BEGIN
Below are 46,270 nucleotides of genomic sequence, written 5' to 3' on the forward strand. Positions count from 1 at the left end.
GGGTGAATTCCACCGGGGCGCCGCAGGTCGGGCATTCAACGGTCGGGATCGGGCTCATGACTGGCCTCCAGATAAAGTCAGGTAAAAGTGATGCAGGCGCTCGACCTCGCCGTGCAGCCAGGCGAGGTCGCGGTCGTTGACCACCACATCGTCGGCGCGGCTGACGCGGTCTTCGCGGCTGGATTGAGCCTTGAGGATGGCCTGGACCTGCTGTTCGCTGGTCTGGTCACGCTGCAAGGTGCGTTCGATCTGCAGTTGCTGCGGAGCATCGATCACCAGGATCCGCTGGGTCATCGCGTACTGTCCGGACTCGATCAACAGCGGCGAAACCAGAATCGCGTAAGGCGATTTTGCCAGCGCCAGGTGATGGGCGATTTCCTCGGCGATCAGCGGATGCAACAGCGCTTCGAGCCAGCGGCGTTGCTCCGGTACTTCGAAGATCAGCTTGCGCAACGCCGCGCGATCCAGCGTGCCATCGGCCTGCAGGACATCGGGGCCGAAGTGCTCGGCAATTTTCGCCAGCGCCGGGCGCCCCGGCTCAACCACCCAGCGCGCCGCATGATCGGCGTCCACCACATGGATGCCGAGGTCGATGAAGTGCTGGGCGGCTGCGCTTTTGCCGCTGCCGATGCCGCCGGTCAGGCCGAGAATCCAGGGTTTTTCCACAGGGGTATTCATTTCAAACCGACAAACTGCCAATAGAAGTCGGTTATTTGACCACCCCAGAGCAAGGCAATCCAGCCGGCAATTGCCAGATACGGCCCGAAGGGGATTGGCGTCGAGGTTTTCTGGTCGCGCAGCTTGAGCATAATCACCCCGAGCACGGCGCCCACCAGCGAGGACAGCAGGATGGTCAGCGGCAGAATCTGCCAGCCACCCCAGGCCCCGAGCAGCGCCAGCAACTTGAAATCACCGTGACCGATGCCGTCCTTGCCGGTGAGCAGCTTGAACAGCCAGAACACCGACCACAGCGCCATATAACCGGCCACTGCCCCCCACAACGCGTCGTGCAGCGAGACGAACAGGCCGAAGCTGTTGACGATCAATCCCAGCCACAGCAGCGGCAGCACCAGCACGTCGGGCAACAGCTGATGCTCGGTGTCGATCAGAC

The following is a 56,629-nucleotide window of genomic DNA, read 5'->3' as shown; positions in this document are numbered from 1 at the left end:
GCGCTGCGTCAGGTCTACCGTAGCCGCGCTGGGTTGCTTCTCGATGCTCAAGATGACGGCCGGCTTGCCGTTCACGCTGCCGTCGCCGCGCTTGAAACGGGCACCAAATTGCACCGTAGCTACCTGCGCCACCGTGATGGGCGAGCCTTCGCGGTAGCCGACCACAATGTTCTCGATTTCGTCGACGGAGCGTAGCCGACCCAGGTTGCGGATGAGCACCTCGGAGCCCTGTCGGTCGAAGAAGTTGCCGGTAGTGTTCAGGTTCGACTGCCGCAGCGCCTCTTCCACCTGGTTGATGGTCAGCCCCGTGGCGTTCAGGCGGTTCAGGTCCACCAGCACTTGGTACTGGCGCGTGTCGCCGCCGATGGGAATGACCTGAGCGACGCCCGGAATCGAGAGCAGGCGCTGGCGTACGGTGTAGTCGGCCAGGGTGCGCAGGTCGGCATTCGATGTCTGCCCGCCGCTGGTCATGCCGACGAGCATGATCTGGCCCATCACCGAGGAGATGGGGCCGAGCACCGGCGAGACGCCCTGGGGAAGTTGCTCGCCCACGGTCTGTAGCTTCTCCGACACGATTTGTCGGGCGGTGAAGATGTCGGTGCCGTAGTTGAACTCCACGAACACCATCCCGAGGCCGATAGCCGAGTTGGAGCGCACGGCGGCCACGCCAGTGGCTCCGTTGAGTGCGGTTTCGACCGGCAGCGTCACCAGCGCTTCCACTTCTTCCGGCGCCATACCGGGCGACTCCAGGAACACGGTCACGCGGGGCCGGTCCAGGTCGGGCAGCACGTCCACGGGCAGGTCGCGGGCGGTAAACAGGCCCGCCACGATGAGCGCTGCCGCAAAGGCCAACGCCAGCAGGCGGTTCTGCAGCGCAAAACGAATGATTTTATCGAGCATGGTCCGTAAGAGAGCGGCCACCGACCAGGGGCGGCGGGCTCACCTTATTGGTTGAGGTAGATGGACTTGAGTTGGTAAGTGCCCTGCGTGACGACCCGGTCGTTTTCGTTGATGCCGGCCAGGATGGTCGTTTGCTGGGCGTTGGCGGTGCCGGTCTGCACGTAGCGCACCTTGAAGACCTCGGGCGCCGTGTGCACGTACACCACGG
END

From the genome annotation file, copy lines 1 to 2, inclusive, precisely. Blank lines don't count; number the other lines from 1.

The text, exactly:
Below are 46,270 nucleotides of genomic sequence, written 5' to 3' on the forward strand. Positions count from 1 at the left end.
GGGTGAATTCCACCGGGGCGCCGCAGGTCGGGCATTCAACGGTCGGGATCGGGCTCATGACTGGCCTCCAGATAAAGTCAGGTAAAAGTGATGCAGGCGCTCGACCTCGCCGTGCAGCCAGGCGAGGTCGCGGTCGTTGACCACCACATCGTCGGCGCGGCTGACGCGGTCTTCGCGGCTGGATTGAGCCTTGAGGATGGCCTGGACCTGCTGTTCGCTGGTCTGGTCACGCTGCAAGGTGCGTTCGATCTGCAGTTGCTGCGGAGCATCGATCACCAGGATCCGCTGGGTCATCGCGTACTGTCCGGACTCGATCAACAGCGGCGAAACCAGAATCGCGTAAGGCGATTTTGCCAGCGCCAGGTGATGGGCGATTTCCTCGGCGATCAGCGGATGCAACAGCGCTTCGAGCCAGCGGCGTTGCTCCGGTACTTCGAAGATCAGCTTGCGCAACGCCGCGCGATCCAGCGTGCCATCGGCCTGCAGGACATCGGGGCCGAAGTGCTCGGCAATTTTCGCCAGCGCCGGGCGCCCCGGCTCAACCACCCAGCGCGCCGCATGATCGGCGTCCACCACATGGATGCCGAGGTCGATGAAGTGCTGGGCGGCTGCGCTTTTGCCGCTGCCGATGCCGCCGGTCAGGCCGAGAATCCAGGGTTTTTCCACAGGGGTATTCATTTCAAACCGACAAACTGCCAATAGAAGTCGGTTATTTGACCACCCCAGAGCAAGGCAATCCAGCCGGCAATTGCCAGATACGGCCCGAAGGGGATTGGCGTCGAGGTTTTCTGGTCGCGCAGCTTGAGCATAATCACCCCGAGCACGGCGCCCACCAGCGAGGACAGCAGGATGGTCAGCGGCAGAATCTGCCAGCCACCCCAGGCCCCGAGCAGCGCCAGCAACTTGAAATCACCGTGACCGATGCCGTCCTTGCCGGTGAGCAGCTTGAACAGCCAGAACACCGACCACAGCGCCATATAACCGGCCACTGCCCCCCACAACGCGTCGTGCAGCGAGACGAACAGGCCGAAGCTGTTGACGATCAATCCCAGCCACAGCAGCGGCAGCACCAGCACGTCGGGCAACAGCTGATGCTCGGTGTCGATCAGAC